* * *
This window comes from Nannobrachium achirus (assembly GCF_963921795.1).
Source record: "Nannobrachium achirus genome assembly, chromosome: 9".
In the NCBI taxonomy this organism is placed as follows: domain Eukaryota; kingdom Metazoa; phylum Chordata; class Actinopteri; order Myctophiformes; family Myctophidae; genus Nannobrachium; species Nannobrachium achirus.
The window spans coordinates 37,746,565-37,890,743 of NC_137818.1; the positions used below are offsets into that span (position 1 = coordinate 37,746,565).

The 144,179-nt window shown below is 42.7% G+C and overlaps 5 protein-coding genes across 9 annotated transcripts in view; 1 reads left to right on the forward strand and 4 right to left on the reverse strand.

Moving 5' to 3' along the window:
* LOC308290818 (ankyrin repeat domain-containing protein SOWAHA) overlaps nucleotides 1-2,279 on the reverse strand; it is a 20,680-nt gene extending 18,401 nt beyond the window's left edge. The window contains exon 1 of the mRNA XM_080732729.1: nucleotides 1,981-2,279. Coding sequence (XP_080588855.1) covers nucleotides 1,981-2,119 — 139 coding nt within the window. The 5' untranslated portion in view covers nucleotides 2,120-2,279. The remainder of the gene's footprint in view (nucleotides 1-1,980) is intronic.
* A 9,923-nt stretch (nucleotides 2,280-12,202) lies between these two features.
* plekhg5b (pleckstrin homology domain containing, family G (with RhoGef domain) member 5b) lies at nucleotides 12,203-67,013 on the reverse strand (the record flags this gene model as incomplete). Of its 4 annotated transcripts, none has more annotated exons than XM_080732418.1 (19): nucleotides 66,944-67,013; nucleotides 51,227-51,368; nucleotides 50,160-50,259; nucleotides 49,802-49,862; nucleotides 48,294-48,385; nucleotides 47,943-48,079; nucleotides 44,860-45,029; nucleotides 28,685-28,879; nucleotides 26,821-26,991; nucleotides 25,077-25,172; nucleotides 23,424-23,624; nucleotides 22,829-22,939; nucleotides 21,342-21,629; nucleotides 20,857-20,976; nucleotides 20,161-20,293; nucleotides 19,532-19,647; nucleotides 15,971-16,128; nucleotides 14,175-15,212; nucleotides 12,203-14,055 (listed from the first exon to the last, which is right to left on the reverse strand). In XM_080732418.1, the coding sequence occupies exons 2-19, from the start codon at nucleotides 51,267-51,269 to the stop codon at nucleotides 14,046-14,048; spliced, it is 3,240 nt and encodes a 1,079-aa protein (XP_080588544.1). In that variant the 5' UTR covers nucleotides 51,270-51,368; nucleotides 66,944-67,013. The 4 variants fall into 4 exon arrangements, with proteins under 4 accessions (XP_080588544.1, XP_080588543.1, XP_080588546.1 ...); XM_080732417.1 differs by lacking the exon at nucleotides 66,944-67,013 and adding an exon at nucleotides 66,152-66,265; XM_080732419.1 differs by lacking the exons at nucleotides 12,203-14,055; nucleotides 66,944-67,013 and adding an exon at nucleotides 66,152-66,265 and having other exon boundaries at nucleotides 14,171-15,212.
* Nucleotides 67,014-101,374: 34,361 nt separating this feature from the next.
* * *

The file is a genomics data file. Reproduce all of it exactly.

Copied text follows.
This window comes from Nannobrachium achirus (assembly GCF_963921795.1).
Source record: "Nannobrachium achirus genome assembly, chromosome: 9".
In the NCBI taxonomy this organism is placed as follows: domain Eukaryota; kingdom Metazoa; phylum Chordata; class Actinopteri; order Myctophiformes; family Myctophidae; genus Nannobrachium; species Nannobrachium achirus.
The window spans coordinates 37,746,565-37,890,743 of NC_137818.1; the positions used below are offsets into that span (position 1 = coordinate 37,746,565).

The 144,179-nt window shown below is 42.7% G+C and overlaps 5 protein-coding genes across 9 annotated transcripts in view; 1 reads left to right on the forward strand and 4 right to left on the reverse strand.

Moving 5' to 3' along the window:
* LOC308290818 (ankyrin repeat domain-containing protein SOWAHA) overlaps nucleotides 1-2,279 on the reverse strand; it is a 20,680-nt gene extending 18,401 nt beyond the window's left edge. The window contains exon 1 of the mRNA XM_080732729.1: nucleotides 1,981-2,279. Coding sequence (XP_080588855.1) covers nucleotides 1,981-2,119 — 139 coding nt within the window. The 5' untranslated portion in view covers nucleotides 2,120-2,279. The remainder of the gene's footprint in view (nucleotides 1-1,980) is intronic.
* A 9,923-nt stretch (nucleotides 2,280-12,202) lies between these two features.
* plekhg5b (pleckstrin homology domain containing, family G (with RhoGef domain) member 5b) lies at nucleotides 12,203-67,013 on the reverse strand (the record flags this gene model as incomplete). Of its 4 annotated transcripts, none has more annotated exons than XM_080732418.1 (19): nucleotides 66,944-67,013; nucleotides 51,227-51,368; nucleotides 50,160-50,259; nucleotides 49,802-49,862; nucleotides 48,294-48,385; nucleotides 47,943-48,079; nucleotides 44,860-45,029; nucleotides 28,685-28,879; nucleotides 26,821-26,991; nucleotides 25,077-25,172; nucleotides 23,424-23,624; nucleotides 22,829-22,939; nucleotides 21,342-21,629; nucleotides 20,857-20,976; nucleotides 20,161-20,293; nucleotides 19,532-19,647; nucleotides 15,971-16,128; nucleotides 14,175-15,212; nucleotides 12,203-14,055 (listed from the first exon to the last, which is right to left on the reverse strand). In XM_080732418.1, the coding sequence occupies exons 2-19, from the start codon at nucleotides 51,267-51,269 to the stop codon at nucleotides 14,046-14,048; spliced, it is 3,240 nt and encodes a 1,079-aa protein (XP_080588544.1). In that variant the 5' UTR covers nucleotides 51,270-51,368; nucleotides 66,944-67,013. The 4 variants fall into 4 exon arrangements, with proteins under 4 accessions (XP_080588544.1, XP_080588543.1, XP_080588546.1 ...); XM_080732417.1 differs by lacking the exon at nucleotides 66,944-67,013 and adding an exon at nucleotides 66,152-66,265; XM_080732419.1 differs by lacking the exons at nucleotides 12,203-14,055; nucleotides 66,944-67,013 and adding an exon at nucleotides 66,152-66,265 and having other exon boundaries at nucleotides 14,171-15,212.
* Nucleotides 67,014-101,374: 34,361 nt separating this feature from the next.